Building Stored Procedures for the ipushpull DataLoader

The ipushpull DataLoader lets you pull data from ipushpull and push it to a stored procedure in your database. This article describes the format of the data that the DataLoader sends to the database and sample stored procs for Oracle and MySQL databases.

Note that example stored procedures are provided for information purposes only.


Data Formats

The data pulled from your ipushpull page will be passed to the stored procedure in a JSON array format. The data is a 2d representation of the page you are pulling and is not keyed. Each cell will contain a pair of values, the raw data as was given to the ipushpull page and the formatted representation of that data, as defined by formatting information sent to the page. ipushpull holds no type information for the data so both will just be strings. Your stored procedure will need to convert this data if you do not want to simply store these strings. Example:

[["A", "A"], ["1.1234", "1"], ["1234567890", "Fri, 13 Feb 2009 23:31:30 GMT"]],
[["B", "B"], ["2.3688", "3"], ["9876543210", "Fri, 22 Dec 2282 20:13:30 GMT"]]


Stored Procedures - General Principles

All stored procedures called by the Database loader will need a single 'IN' parameter named 'ippJsonData'. For MySQL this should be of type 'JSON', for Oracle type 'CLOB', and for MS SQL Server & Access type 'VarChar'.

MySQL and Oracle (12.1 upwards) have in built JSON support - see examples below. If you have a different database your stored procedure will need to parse the JSON string.

Oracle - Basic Example

This example parses a single row of data pulled from ipushpull and inserts it into a table called example_table.

ippJsonData IN CLOB -- In parameter must be named this. CLOB to allow larger data sets
) AS

sample_vchar VARCHAR2(1000);
sample_number NUMBER;
sample_date VARCHAR2(1000);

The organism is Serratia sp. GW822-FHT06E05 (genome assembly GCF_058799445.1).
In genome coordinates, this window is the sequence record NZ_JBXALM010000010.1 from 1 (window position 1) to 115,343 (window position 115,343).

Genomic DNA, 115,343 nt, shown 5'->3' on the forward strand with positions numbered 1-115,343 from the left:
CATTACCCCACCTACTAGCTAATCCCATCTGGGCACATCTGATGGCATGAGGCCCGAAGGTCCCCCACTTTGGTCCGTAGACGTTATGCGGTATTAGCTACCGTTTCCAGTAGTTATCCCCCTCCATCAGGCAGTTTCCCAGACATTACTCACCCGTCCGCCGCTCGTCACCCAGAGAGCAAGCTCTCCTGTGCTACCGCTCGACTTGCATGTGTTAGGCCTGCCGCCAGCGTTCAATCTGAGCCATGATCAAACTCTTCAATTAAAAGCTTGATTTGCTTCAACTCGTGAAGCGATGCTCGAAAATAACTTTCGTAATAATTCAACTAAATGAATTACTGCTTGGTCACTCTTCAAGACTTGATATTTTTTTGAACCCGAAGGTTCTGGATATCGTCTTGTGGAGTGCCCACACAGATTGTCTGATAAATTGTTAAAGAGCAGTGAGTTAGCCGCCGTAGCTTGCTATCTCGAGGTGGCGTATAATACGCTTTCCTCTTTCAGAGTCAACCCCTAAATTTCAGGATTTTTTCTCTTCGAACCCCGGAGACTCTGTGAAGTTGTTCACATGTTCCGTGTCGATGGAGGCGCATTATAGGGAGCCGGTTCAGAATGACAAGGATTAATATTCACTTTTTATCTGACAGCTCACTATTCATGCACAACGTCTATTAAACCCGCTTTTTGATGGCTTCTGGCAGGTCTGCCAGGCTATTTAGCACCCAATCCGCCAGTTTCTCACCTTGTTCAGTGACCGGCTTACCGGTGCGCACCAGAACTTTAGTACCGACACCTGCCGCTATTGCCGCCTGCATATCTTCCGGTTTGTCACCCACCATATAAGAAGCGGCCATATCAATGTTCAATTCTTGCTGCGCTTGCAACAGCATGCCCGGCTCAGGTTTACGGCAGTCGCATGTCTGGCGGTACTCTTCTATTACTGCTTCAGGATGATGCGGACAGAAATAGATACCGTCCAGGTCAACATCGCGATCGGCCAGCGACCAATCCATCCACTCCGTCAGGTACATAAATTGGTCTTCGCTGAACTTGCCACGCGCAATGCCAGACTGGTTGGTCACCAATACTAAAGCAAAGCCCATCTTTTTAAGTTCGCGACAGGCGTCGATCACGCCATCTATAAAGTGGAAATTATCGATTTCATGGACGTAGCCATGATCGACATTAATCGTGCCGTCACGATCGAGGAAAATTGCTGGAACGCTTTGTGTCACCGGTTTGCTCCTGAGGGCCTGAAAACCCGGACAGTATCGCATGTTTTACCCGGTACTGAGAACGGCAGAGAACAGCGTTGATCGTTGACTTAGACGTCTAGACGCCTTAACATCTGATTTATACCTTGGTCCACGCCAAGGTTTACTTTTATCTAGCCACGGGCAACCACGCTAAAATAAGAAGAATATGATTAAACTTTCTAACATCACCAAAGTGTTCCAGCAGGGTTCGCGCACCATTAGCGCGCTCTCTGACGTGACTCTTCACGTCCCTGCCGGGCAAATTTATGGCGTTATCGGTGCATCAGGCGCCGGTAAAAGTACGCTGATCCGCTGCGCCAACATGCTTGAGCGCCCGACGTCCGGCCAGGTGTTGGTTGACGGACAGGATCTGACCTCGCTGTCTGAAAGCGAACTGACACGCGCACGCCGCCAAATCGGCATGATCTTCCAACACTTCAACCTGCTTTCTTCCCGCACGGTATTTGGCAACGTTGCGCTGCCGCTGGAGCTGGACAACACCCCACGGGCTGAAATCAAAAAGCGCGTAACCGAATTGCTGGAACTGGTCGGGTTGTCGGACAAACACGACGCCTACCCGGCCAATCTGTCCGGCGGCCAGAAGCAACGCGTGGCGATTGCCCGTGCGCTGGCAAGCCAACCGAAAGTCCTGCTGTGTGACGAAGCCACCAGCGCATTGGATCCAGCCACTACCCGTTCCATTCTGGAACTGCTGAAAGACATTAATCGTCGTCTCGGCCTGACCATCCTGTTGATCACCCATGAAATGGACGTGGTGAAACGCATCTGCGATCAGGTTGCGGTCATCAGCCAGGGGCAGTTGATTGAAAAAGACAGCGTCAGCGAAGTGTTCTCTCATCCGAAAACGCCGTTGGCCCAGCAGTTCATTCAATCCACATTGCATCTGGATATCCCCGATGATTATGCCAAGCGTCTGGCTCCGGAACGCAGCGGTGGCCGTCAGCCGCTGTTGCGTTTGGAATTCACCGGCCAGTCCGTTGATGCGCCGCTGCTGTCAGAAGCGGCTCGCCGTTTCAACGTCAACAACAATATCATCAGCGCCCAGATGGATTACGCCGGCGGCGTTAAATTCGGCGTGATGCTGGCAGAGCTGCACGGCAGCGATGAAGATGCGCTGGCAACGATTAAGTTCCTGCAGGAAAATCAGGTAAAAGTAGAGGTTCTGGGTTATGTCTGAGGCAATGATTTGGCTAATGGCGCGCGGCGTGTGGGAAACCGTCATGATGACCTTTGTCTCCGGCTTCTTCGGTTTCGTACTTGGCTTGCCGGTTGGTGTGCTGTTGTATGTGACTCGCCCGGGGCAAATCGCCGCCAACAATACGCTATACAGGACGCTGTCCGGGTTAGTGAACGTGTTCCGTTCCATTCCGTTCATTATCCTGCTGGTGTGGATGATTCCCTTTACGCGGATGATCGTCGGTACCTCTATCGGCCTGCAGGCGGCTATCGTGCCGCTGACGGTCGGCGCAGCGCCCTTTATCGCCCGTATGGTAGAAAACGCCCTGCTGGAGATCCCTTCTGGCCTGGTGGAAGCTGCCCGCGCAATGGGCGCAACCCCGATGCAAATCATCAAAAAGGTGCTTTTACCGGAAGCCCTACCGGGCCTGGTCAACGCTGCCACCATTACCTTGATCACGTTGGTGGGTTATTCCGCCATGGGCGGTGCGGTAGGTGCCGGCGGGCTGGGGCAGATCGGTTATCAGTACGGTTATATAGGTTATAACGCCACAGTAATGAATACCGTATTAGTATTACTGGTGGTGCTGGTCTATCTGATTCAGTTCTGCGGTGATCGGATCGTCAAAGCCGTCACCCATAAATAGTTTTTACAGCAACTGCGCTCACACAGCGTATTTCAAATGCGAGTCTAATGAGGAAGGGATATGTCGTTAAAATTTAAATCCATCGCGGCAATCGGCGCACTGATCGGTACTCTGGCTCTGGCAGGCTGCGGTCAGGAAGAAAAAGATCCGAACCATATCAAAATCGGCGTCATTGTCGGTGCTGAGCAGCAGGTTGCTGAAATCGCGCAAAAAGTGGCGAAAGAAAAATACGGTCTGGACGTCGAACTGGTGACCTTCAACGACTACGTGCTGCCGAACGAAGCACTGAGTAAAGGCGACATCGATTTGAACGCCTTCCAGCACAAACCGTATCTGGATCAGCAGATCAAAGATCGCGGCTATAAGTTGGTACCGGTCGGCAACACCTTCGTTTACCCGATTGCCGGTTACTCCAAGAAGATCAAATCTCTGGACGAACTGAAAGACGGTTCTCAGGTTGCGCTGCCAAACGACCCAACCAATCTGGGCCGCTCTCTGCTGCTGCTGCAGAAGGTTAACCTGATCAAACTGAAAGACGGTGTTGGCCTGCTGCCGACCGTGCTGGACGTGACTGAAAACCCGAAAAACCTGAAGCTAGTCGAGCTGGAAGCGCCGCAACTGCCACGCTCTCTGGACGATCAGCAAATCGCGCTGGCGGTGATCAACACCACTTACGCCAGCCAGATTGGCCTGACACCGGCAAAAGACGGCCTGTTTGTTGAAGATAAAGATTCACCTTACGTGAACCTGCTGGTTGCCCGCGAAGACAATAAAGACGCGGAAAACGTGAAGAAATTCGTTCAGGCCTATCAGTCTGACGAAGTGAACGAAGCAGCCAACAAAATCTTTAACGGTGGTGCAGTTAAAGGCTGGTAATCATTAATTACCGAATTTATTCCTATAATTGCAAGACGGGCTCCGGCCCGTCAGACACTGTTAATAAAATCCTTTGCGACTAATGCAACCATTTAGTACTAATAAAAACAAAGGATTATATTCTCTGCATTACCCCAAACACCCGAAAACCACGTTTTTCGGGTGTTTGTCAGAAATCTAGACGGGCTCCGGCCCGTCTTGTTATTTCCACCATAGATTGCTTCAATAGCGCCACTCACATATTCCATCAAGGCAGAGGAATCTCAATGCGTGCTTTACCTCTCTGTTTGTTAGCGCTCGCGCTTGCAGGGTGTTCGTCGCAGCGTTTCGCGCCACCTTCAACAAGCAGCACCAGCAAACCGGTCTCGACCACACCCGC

converted_date DATE;

    -- Access first row of data, assuming we've included headers,
    -- process each column and extract the first of the raw and formatted value pair
    -- If we go outside bounds of array we will get an error,
    -- so this approach is ok if were happy with dimensions of data and table we're sending it to.
    -- See other example for methods to determine if we're at a valid point in array
    SELECT JSON_VALUE(ippJsonData, '$[1][0][0]') INTO sample_vchar FROM dual;
    -- Can explicitly tell JSON_VALUE to return a NUMBER (default VARCHAR2)
    SELECT JSON_VALUE(ippJsonData, '$[1][1][0]' RETURNING NUMBER) INTO sample_number FROM dual;
    SELECT JSON_VALUE(ippJsonData, '$[1][2][0]') INTO sample_date FROM dual;

    -- Will explicitly need to do type conversion here, based on prior knowledge of what to expect
    converted_date:= TO_DATE(sample_date, 'DD/MM/YYYY HH24:MI:SS');

    INSERT INTO example_table (varchar_col, number_col, date_col)
                      VALUES (sample_vchar, sample_number, converted_date);

END usp_ConvertJSONToMixedTypes;


MySQL - Basic Example

This example extracts two character strings from the first row of data and inserts them into a table called example_table.

DECLARE chartest varchar(255) default null;
DECLARE chartest2 varchar(255) default null;

set chartest1 = JSON_UNQUOTE(JSON_EXTRACT(ippJsonData, '$[1][2][1]'));
set chartest2 = JSON_UNQUOTE(JSON_EXTRACT(ippJsonData, '$[2][3][0]'));

INSERT INTO example_table (col1, col2) VALUES (chartest1, chartest2);


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